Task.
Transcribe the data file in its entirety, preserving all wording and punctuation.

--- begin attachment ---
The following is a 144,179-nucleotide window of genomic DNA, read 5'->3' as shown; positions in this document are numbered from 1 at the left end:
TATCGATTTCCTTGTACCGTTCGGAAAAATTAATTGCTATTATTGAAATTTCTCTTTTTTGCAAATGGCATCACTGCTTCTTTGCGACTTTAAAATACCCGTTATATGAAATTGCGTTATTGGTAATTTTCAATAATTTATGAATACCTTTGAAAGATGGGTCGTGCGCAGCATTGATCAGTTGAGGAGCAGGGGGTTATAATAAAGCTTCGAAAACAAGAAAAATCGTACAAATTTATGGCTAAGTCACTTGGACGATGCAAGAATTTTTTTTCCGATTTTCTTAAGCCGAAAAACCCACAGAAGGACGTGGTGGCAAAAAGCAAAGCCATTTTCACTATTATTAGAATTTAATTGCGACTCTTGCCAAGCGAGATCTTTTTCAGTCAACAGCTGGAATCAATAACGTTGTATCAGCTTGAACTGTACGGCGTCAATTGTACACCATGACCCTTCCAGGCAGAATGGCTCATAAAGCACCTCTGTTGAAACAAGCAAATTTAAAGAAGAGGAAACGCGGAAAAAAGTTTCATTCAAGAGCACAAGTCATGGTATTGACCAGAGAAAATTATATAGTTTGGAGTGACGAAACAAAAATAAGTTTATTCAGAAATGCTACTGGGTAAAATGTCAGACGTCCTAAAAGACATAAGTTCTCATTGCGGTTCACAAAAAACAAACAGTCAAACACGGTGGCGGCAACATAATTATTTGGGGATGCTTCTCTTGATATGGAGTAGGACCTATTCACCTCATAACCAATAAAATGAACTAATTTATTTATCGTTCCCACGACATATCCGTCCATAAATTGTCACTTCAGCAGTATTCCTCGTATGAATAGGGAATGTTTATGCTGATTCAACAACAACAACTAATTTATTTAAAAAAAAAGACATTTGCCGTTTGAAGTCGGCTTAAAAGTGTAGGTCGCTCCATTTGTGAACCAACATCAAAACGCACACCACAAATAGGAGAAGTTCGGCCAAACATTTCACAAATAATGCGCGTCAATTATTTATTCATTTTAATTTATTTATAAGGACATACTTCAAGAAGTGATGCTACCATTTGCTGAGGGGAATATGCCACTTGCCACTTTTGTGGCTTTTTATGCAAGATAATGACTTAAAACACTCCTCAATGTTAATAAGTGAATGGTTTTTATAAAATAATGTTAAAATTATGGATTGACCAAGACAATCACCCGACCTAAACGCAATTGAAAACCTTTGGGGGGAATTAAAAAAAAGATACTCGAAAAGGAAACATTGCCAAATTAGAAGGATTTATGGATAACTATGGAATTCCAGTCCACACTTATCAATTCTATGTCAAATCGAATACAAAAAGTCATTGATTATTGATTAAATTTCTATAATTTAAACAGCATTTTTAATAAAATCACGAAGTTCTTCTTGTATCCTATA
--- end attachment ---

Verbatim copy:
The following is a 144,179-nucleotide window of genomic DNA, read 5'->3' as shown; positions in this document are numbered from 1 at the left end:
TATCGATTTCCTTGTACCGTTCGGAAAAATTAATTGCTATTATTGAAATTTCTCTTTTTTGCAAATGGCATCACTGCTTCTTTGCGACTTTAAAATACCCGTTATATGAAATTGCGTTATTGGTAATTTTCAATAATTTATGAATACCTTTGAAAGATGGGTCGTGCGCAGCATTGATCAGTTGAGGAGCAGGGGGTTATAATAAAGCTTCGAAAACAAGAAAAATCGTACAAATTTATGGCTAAGTCACTTGGACGATGCAAGAATTTTTTTTCCGATTTTCTTAAGCCGAAAAACCCACAGAAGGACGTGGTGGCAAAAAGCAAAGCCATTTTCACTATTATTAGAATTTAATTGCGACTCTTGCCAAGCGAGATCTTTTTCAGTCAACAGCTGGAATCAATAACGTTGTATCAGCTTGAACTGTACGGCGTCAATTGTACACCATGACCCTTCCAGGCAGAATGGCTCATAAAGCACCTCTGTTGAAACAAGCAAATTTAAAGAAGAGGAAACGCGGAAAAAAGTTTCATTCAAGAGCACAAGTCATGGTATTGACCAGAGAAAATTATATAGTTTGGAGTGACGAAACAAAAATAAGTTTATTCAGAAATGCTACTGGGTAAAATGTCAGACGTCCTAAAAGACATAAGTTCTCATTGCGGTTCACAAAAAACAAACAGTCAAACACGGTGGCGGCAACATAATTATTTGGGGATGCTTCTCTTGATATGGAGTAGGACCTATTCACCTCATAACCAATAAAATGAACTAATTTATTTATCGTTCCCACGACATATCCGTCCATAAATTGTCACTTCAGCAGTATTCCTCGTATGAATAGGGAATGTTTATGCTGATTCAACAACAACAACTAATTTATTTAAAAAAAAAGACATTTGCCGTTTGAAGTCGGCTTAAAAGTGTAGGTCGCTCCATTTGTGAACCAACATCAAAACGCACACCACAAATAGGAGAAGTTCGGCCAAACATTTCACAAATAATGCGCGTCAATTATTTATTCATTTTAATTTATTTATAAGGACATACTTCAAGAAGTGATGCTACCATTTGCTGAGGGGAATATGCCACTTGCCACTTTTGTGGCTTTTTATGCAAGATAATGACTTAAAACACTCCTCAATGTTAATAAGTGAATGGTTTTTATAAAATAATGTTAAAATTATGGATTGACCAAGACAATCACCCGACCTAAACGCAATTGAAAACCTTTGGGGGGAATTAAAAAAAAGATACTCGAAAAGGAAACATTGCCAAATTAGAAGGATTTATGGATAACTATGGAATTCCAGTCCACACTTATCAATTCTATGTCAAATCGAATACAAAAAGTCATTGATTATTGATTAAATTTCTATAATTTAAACAGCATTTTTAATAAAATCACGAAGTTCTTCTTGTATCCTATA